From a pathophysiological point of view, it is possible that ROS could be the link between dietary acrylamide intake and osteoporosis. As already pointed out, acrylamide exposure has been shown to lead to oxidative stress characterized by a significant increase in reactive oxygen species [10]. In a meta-analysis on the association between oxidative stress and osteoporosis, increased levels of homocysteine and nitric oxide in osteoporotic participants and decreased levels of folates and total antioxidant power, along with the lower activity of superoxide dismutase and glutathione peroxidase, were reported suggesting a significant association between oxidative stress and osteoporosis [14].

The present findings have potentially important clinical implications, not only limited to acrylamide intake and osteoporotic fractures. Major food sources of acrylamide are deep fried and roasted food, commonly consumed as a part of an unhealthy diet. Conversely, a diet with high consumption of vegetables has been related to have a protective effect against osteoporosis and fractures [40]. However, it should be noted that vegetarians (in particular vegans) are exposed to a higher risk of fractures than omnivores, possibly due to a lack of other important nutrients, including calcium and protein [41, 42].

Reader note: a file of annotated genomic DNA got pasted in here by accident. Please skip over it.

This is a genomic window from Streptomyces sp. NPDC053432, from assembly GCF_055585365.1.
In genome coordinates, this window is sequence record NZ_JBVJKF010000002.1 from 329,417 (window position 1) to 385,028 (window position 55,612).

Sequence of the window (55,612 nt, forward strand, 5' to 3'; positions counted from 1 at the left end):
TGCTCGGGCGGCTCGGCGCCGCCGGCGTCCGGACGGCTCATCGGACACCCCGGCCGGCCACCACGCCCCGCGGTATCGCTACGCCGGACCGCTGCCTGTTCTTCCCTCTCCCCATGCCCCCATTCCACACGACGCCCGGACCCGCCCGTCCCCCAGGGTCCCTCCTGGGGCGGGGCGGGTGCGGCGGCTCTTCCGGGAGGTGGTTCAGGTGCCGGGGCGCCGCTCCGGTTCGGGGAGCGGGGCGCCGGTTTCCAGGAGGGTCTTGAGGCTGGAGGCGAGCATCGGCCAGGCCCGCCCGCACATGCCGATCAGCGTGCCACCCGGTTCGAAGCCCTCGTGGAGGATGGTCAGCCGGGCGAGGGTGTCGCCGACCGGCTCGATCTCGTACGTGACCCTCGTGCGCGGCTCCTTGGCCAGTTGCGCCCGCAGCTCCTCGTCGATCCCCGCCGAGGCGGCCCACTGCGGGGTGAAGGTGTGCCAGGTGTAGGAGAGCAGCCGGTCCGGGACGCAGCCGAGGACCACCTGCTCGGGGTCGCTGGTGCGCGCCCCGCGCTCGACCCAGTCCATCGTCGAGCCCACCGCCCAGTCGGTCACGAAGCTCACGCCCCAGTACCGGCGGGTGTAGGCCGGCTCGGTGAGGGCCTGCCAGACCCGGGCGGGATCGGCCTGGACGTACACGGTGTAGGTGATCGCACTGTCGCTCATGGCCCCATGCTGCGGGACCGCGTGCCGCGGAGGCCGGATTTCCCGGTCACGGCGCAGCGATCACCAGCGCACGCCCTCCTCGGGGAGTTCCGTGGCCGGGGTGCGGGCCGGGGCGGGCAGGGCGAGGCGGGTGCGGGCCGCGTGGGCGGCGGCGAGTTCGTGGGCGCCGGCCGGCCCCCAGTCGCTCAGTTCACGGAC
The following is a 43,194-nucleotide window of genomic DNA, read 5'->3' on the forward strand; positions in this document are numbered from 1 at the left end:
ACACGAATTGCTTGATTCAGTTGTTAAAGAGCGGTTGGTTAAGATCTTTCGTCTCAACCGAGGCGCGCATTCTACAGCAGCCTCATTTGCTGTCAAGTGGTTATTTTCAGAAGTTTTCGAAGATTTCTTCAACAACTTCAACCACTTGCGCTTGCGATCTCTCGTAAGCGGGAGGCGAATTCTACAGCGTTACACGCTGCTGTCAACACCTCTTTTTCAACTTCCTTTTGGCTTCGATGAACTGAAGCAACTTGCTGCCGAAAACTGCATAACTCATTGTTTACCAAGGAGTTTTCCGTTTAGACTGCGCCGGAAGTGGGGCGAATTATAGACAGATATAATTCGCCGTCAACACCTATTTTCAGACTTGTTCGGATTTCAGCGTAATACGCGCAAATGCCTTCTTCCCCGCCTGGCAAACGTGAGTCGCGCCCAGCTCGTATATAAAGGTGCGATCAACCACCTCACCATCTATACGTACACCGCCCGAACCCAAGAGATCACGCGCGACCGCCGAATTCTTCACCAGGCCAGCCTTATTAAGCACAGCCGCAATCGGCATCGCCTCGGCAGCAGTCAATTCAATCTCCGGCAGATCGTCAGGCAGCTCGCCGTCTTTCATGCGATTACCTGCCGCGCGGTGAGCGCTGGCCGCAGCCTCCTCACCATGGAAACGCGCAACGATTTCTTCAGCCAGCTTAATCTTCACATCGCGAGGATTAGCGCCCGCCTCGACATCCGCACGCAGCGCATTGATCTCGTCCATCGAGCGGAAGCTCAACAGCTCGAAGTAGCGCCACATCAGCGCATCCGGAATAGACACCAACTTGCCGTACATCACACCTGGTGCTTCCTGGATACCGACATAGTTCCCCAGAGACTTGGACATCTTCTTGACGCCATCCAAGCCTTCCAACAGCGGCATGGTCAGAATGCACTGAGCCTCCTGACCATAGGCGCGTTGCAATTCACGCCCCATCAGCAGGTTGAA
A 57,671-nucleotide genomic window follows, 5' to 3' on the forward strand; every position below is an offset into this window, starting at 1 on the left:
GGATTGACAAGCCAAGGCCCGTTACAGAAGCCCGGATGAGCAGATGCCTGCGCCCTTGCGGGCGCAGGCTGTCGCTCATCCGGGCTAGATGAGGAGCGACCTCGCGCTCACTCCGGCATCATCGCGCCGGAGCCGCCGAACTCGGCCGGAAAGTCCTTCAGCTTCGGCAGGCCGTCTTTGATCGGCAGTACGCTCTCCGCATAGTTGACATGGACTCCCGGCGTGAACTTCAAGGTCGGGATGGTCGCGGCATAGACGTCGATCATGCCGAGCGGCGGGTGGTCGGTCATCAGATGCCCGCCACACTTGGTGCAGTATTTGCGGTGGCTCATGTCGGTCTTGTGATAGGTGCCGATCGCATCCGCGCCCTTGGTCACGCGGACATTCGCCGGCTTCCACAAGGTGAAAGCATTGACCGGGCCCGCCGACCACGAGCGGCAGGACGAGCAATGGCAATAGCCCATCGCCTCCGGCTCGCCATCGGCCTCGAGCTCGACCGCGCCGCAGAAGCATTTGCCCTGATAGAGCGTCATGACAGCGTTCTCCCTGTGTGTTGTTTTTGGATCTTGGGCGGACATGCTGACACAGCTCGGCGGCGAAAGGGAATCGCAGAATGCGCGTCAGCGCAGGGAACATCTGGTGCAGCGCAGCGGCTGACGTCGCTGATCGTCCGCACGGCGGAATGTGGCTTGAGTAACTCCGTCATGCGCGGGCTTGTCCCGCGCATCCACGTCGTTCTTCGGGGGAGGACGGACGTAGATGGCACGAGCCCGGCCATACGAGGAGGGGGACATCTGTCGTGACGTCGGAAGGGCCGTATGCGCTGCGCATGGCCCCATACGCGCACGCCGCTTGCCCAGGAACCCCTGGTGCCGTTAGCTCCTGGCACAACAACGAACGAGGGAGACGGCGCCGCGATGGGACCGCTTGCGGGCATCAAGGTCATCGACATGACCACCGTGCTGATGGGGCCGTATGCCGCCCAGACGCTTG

Finally, it is important to discuss how to limit dietary acrylamide intake. The first, obvious, intervention is to limit those foods rich in acrylamide such as fried fries and the other foods undergoing the Maillard reaction [43]. Another method to limit the production of dietary acrylamide is adding some nutrients, such as vitamins, minerals, amino acids, and in cooking oils, even if these findings are still exploratory [43].